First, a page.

Alberta takes bold step on petrochemicals

Provincial government commits up to $1.5 billion to support its largest manufacturing sector.
By Daniel J. Graeber Follow @dan_graeber Contact the Author   |  March 13, 2018 at 5:57 AM
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March 13 (UPI) -- Up to $1.5 billion in credits, grants and loans will add diversity in the Alberta energy sector by building up the petrochemicals sector, its government said.

"Adding more value to our raw products at home means more jobs for Albertans and getting top dollar for our resources," Provincial Energy Minister Margaret McCuaig-Boyd said in a statement.

The government said it was committed to up to $1.5 billion (USD) in loan guarantees, grants and royalty credits to expand its petrochemicals sector. Supporting exports at a value of $6.4 billion annually, petrochemicals make up the largest manufacturing sector in the province.

Sourced from natural gas and natural gas liquids, the province aims to build up the facilities and infrastructure necessary to produce more products like butane, ethane and methane. A secondary diversification effort would focus on securing more of the raw components needed in petrochemical manufacturing.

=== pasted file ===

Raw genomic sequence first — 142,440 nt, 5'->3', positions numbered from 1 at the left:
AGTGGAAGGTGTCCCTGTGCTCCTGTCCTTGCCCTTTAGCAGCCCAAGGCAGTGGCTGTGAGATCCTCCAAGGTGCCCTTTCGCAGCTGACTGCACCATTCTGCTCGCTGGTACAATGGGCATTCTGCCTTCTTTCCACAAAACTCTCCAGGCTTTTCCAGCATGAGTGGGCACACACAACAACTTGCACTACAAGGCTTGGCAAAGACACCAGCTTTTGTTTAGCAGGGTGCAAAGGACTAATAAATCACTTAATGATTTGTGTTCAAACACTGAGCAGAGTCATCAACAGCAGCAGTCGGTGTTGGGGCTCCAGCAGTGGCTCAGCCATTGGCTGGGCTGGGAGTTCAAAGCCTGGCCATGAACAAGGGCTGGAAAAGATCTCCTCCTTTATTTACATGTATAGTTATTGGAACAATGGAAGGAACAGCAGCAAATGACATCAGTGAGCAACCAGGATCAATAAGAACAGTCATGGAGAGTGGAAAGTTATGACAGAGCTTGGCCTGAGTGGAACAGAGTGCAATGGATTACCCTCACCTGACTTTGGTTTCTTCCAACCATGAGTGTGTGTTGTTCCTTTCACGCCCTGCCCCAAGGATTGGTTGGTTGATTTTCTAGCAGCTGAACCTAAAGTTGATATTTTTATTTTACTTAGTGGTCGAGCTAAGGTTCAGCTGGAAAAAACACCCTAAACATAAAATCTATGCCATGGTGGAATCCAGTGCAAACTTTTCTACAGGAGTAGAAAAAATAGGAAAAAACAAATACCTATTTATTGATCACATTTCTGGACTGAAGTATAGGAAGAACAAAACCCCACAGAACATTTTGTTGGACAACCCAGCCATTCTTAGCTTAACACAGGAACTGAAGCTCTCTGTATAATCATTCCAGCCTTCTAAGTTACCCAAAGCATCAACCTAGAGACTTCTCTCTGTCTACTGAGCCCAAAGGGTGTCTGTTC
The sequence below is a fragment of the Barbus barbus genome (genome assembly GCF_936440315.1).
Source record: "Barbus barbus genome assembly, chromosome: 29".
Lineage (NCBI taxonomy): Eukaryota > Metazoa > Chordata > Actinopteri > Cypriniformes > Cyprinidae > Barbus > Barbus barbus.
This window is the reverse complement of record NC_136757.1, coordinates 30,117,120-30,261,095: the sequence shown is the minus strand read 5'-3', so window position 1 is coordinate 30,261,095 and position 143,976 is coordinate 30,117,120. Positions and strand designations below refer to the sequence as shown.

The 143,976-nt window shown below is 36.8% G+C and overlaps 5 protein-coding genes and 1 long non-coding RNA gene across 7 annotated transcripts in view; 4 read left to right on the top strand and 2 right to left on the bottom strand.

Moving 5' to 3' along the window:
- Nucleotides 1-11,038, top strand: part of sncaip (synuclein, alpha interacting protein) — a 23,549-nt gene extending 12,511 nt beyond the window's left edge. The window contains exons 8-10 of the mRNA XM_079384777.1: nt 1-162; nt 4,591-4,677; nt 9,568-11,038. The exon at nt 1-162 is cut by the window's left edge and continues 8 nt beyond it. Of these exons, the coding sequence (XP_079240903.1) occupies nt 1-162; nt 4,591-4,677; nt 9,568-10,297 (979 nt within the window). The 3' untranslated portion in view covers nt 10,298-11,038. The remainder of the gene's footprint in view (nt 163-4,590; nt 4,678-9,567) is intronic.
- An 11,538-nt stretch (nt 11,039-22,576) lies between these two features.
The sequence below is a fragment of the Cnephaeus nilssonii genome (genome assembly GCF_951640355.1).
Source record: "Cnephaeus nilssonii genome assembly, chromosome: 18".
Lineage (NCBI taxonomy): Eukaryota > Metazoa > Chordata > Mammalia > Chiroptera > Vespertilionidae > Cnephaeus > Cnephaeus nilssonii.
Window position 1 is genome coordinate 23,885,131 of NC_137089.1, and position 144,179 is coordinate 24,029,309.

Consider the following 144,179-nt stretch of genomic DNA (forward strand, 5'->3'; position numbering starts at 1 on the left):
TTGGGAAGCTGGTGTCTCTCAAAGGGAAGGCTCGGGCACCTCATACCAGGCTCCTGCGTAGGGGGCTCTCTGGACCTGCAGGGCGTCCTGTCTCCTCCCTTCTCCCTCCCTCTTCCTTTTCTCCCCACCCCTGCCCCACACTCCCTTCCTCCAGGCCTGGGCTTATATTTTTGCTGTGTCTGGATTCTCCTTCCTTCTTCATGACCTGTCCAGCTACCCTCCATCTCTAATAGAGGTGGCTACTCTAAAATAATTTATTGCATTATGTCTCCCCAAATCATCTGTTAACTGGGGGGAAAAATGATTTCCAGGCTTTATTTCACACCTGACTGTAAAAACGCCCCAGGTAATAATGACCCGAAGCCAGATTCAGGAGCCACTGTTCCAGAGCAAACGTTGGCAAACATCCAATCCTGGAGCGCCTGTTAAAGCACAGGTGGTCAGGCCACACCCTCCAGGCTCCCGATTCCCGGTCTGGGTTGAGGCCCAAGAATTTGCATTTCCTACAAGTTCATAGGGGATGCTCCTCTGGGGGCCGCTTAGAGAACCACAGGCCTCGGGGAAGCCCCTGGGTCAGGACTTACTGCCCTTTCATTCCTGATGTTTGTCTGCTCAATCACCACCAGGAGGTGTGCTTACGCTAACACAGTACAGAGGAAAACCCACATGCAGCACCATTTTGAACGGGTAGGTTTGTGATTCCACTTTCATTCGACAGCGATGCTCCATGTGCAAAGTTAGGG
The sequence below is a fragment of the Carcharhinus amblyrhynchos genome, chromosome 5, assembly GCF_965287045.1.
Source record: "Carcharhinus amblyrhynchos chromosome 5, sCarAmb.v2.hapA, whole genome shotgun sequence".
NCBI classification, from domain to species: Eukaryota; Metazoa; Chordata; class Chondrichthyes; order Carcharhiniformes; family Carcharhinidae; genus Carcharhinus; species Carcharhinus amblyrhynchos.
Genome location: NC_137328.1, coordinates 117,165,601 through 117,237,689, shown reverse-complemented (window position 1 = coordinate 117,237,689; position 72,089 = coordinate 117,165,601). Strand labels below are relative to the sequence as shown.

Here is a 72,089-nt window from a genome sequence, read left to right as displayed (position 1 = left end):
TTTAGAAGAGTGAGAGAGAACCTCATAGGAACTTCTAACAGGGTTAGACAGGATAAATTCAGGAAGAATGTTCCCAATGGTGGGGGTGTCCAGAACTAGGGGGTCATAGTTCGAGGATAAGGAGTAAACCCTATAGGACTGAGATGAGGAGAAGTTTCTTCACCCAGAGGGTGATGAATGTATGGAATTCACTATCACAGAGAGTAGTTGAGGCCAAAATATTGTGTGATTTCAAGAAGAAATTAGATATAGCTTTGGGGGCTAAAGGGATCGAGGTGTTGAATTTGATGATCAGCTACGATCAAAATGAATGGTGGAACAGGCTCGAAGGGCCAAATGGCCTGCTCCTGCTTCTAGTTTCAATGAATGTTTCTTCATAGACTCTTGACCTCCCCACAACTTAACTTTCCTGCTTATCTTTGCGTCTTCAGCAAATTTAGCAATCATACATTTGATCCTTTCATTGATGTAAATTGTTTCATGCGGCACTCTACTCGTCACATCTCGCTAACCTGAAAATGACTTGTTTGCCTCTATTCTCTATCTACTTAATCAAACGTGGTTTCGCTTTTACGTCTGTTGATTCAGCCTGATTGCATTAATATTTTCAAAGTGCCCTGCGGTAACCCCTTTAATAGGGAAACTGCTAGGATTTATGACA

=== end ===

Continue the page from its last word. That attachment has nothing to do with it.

"This is an incredibly courageous move on the part of the Alberta government," Bob Masterson, the CEO of the Chemistry Industry Association of Canada, said.

Emerging from a recession that accompanied historically low crude oil prices, Alberta's economy is now leading the rest of the country in terms of growth, posting gains across all business sectors. It last reported a 4.5 percent gain in gross domestic product, beating the U.S. fourth quarter growth rate in GDP of an annual rate of 2.5 percent.

The oil-rich province was once anticipating an $8 billion deficit and lingering recession because of the downturn in crude oil prices and May 2016 wildfires in the Fort McMurray area that idled about 1 million barrels per day worth of regional oil production.

Faced with a U.S. President Donald Trump who favors more of a protectionist trade policy, the government of Alberta has moved repeatedly to diversity its energy sector. In February, it committed to a process called partial upgrading with an eight-year, $780 million commitment starting in 2019.

Partial upgrading reduces the thickness of the heavier type of crude oil found in the province, which can cut industry costs and improve refinery processing. It also increases the amount of product that can flow through pipelines.

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